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Newton's universal law of gravitation

  1. Feb 7, 2010 #1

    Derivation of Newton's law of universal gravitation...

    Non-relativistic Schwarzschild metric:
    [tex]c^2 {d \tau}^{2} = e^{\nu} c^2 dt^2 - e^{\lambda} dr^2 - r^2 d\theta^2 - r^2 \sin^2 \theta d\phi^2[/tex]

    metric identity:
    [tex]g_{00} = e^{\nu} c^2 = \frac{ds^2}{dt^2}[/tex]

    Non-relativistic Einstein tensor:
    [tex]G_{11} = \frac{- r \nu' + e^{\lambda} - 1}{r^2} = 0[/tex]

    Einstein tensor metric differential:
    [tex]\nu' = \frac{e^{\lambda} - 1}{r} = \frac{d}{ds}[/tex]

    Non-relativistic metric identity:
    [tex]e^{\nu} = \frac{1}{2} \left(1 - \frac{r_s}{r} \right)[/tex]

    metric identity:
    [tex]e^{\lambda} - 1 = \frac{r_s}{r - r_s}[/tex]

    Gravitational acceleration:
    [tex]g = - \frac{d s^2}{dt^2} \cdot \frac{d}{ds} = - \frac{d^2 s}{dt^2} = - g_{00} \nu' = - \frac{c^2 e^{\nu} (e^{\lambda} - 1)}{r} = - \frac{c^2}{2r} \left(1 - \frac{r_s}{r} \right) \left(\frac{r_s}{r - r_s} \right) = - \frac{c^2 r_s}{2 r^2} = - \frac{G M_1}{r^2}[/tex]

    Newton's second law and universal law of gravitation:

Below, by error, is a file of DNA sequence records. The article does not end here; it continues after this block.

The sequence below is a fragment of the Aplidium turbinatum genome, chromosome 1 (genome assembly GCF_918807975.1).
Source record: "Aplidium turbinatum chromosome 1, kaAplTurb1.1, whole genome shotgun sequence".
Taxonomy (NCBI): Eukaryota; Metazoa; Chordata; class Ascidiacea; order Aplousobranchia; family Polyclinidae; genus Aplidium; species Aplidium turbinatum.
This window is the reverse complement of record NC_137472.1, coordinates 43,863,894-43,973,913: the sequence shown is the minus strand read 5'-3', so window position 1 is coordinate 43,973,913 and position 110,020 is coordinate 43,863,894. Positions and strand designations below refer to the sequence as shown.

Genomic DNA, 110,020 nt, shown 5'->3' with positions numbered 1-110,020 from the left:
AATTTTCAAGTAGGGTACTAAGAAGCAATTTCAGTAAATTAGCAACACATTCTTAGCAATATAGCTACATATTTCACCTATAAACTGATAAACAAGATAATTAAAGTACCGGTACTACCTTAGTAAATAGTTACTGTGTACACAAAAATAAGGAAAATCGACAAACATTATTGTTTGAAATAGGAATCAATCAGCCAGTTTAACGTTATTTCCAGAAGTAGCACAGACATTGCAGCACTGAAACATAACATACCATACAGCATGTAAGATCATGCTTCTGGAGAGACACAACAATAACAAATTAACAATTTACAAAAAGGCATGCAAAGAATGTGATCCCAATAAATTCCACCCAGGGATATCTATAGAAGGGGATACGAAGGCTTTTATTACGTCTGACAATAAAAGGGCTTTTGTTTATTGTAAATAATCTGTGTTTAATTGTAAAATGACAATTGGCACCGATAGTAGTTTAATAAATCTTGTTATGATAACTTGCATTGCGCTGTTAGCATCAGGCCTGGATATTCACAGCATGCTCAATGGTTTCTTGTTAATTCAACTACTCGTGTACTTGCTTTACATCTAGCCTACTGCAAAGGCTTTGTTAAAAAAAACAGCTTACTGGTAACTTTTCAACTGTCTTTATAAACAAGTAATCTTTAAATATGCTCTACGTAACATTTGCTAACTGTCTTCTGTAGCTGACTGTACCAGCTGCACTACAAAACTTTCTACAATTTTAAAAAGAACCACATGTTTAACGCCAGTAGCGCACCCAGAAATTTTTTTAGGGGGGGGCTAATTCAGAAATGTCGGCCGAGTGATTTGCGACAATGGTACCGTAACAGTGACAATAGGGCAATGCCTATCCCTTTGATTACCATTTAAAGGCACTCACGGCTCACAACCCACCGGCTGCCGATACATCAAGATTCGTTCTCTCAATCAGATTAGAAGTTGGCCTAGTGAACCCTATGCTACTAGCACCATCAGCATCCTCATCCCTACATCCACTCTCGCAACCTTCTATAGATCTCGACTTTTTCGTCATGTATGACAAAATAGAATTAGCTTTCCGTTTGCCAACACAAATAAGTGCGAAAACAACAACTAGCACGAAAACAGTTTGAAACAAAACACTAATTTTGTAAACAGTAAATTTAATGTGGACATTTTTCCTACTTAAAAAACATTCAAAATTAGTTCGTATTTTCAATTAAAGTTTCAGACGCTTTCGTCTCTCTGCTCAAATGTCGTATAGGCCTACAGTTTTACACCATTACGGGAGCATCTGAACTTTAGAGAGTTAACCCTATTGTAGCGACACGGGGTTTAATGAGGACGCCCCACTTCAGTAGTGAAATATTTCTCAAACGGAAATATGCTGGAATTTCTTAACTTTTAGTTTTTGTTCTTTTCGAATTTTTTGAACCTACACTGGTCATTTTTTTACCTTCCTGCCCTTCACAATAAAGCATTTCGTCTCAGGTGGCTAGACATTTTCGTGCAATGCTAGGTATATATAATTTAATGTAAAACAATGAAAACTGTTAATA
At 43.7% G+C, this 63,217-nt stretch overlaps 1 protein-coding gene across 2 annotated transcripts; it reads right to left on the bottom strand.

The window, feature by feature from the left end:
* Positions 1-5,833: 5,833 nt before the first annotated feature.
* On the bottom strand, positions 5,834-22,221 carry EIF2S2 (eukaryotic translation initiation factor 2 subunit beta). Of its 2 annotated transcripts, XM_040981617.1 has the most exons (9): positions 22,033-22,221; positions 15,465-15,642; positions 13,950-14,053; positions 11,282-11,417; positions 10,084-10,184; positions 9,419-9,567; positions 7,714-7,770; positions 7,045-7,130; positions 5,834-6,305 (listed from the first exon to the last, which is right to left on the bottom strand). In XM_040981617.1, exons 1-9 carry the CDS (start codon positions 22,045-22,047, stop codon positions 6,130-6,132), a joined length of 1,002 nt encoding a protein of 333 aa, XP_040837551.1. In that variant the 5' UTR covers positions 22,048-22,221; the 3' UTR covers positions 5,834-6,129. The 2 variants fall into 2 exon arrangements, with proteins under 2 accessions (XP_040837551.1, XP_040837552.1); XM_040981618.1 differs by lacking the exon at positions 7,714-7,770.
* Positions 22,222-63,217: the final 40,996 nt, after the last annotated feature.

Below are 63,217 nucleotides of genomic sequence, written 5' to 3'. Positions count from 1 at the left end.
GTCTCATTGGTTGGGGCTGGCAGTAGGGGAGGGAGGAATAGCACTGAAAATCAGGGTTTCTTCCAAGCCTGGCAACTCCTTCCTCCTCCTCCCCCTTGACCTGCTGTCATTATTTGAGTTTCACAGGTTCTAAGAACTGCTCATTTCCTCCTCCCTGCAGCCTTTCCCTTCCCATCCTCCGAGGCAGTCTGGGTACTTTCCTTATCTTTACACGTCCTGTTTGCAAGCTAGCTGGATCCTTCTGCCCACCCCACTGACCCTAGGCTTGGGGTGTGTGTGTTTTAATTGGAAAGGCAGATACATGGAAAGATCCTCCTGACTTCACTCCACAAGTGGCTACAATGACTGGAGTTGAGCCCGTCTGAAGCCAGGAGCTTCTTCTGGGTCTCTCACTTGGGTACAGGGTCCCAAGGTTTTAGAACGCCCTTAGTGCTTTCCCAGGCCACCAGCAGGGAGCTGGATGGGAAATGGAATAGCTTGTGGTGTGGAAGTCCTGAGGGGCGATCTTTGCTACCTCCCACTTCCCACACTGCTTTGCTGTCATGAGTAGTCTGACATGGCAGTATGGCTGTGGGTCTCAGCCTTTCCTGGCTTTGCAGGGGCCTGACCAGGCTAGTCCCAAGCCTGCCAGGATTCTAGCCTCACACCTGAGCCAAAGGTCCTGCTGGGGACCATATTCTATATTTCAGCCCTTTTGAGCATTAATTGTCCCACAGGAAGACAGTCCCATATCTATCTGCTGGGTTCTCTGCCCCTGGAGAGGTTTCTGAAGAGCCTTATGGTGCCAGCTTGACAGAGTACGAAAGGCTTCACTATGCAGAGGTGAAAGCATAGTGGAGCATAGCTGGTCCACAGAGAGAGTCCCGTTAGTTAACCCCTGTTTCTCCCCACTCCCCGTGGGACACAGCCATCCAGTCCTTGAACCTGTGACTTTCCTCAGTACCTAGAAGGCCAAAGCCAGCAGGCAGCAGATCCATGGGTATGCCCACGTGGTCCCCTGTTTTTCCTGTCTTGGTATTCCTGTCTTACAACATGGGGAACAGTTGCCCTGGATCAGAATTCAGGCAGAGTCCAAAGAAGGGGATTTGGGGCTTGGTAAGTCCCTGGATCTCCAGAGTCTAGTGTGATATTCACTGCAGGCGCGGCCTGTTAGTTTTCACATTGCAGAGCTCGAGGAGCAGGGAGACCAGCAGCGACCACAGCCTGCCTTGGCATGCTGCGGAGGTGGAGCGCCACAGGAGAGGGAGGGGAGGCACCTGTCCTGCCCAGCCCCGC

[tex]F_g = M_2 g = - M_2 g_{00} \nu' = - \frac{G M_1 M_2}{r^2}[/tex]

    Are these equations correct?

    Reference:
    http://en.wikipedia.org/wiki/Newton%27s_law_of_universal_gravitation" [Broken]
     
    Last edited by a moderator: May 4, 2017
  2. jcsd
  3. Feb 7, 2010 #2
    How did you get [tex]g = - \frac{d^2 s}{dt^2} = - g_{00} {\nu}'[/tex]?

    AB
     
    Last edited by a moderator: May 4, 2017
  4. Feb 7, 2010 #3

    metric identity:
    [tex]g_{00} = e^{\nu} c^2 = \frac{ds^2}{dt^2}[/tex]

    Einstein tensor metric differential:
    [tex]\nu' = \frac{e^{\lambda} - 1}{r} = \frac{d}{ds}[/tex]

    Gravitational acceleration:
    [tex]g = - \frac{d s^2}{dt^2} \cdot \frac{d}{ds} = - \frac{d^2 s}{dt^2}[/tex]
     
    Last edited: Feb 7, 2010
  5. Feb 7, 2010 #4
    This is not true! If we assume that the motion is radial, then

    [tex]g=\frac{-e^\lambda \dot{r}\dot{{\dot{r}}}}{(e^{\nu}c^2-e^{\lambda}{\dot{r}}^2)^{1/2}}[/tex],

    where a dot over r refers to the derivative wrt time.

    AB
     
    Last edited: Feb 7, 2010
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